U.S. flag

An official website of the United States government, Department of Justice.

From Mercenaries to Private Security Companies: Legitimatory Practices of Commercial Private

NCJ Number
Deviance et societe Volume: 37 Issue: 4 Dated: December 2013 Pages: 487-508
Cyril Magnon-Pujo
Date Published
December 2013
22 pages
This article identifies policy issues raised by the increasing use of private security firms that can use various levels of physical force in the performance of assigned protective duties.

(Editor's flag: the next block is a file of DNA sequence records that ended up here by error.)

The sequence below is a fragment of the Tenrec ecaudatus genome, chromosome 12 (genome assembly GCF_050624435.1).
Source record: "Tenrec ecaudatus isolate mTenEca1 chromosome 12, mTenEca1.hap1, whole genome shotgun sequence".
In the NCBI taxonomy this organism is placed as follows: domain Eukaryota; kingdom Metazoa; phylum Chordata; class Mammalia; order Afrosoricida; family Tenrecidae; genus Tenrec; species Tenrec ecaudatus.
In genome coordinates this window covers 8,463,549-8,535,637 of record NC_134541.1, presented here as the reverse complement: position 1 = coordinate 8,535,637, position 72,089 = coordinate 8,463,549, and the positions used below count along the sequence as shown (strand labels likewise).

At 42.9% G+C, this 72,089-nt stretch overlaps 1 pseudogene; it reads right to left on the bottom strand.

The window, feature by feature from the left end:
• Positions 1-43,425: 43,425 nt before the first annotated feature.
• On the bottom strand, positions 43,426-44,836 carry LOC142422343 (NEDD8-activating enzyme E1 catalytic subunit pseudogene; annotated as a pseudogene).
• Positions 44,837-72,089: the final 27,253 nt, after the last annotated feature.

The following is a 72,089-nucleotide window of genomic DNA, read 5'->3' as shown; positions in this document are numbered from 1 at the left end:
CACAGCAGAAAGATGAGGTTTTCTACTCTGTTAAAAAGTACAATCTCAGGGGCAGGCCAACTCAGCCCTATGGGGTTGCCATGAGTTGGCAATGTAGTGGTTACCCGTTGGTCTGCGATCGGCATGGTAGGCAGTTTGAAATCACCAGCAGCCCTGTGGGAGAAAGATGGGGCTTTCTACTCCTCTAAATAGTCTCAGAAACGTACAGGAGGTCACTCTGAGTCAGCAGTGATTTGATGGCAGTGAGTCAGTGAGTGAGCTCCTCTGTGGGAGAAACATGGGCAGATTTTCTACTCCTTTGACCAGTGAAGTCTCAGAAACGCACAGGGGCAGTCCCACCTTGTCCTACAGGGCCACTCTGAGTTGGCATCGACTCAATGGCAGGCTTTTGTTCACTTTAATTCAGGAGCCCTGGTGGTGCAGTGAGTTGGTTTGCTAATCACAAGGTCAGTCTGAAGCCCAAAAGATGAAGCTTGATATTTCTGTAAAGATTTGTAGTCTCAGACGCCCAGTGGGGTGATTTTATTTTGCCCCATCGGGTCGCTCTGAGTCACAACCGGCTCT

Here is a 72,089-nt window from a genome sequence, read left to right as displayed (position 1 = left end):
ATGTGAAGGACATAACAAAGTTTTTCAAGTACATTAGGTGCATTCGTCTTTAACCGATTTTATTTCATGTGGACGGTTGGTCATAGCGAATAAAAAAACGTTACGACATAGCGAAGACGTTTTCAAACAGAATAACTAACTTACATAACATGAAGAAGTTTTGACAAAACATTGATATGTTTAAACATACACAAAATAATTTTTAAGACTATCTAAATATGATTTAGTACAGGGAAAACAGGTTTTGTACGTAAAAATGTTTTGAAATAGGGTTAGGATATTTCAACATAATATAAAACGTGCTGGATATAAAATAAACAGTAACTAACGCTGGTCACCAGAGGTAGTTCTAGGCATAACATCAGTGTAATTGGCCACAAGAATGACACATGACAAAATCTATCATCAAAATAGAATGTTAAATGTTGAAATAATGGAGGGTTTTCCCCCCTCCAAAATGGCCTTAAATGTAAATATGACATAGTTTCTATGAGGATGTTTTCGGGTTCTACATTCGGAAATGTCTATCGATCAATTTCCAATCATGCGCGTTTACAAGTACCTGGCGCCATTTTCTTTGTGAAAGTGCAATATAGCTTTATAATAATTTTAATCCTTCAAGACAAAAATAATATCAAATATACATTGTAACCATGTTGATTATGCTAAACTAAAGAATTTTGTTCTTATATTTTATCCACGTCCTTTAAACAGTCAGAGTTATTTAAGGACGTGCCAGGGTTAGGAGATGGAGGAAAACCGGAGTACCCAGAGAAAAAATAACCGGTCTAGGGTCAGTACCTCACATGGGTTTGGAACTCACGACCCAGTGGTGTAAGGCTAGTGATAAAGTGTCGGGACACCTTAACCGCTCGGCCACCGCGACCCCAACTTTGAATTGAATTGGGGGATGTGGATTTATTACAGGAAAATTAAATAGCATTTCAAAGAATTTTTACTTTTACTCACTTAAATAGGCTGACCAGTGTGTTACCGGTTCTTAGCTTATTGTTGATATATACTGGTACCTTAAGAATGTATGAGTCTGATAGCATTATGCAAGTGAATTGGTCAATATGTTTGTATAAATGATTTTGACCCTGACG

Under contract to private firms, governments, or international organizations, the term "mercenary' would be an appropriate label for private security forces. Under the traditional concept that has viewed the state as having a monopoly on the use of force in law enforcement, "mercenaries" were viewed as paid enforcers of the will of illegitimate enterprises that were often in revolt against the state. The proliferation of private security firms paid by governments or private enterprises to perform contractual duties is currently viewed as legitimate, so long as private security supplements and cooperates with security forces employed by the state. Still, such a sharing of security functions formerly relegated only to the state has potential for problems in accountability, consistency, training quality, and performance measures. (From an English summary)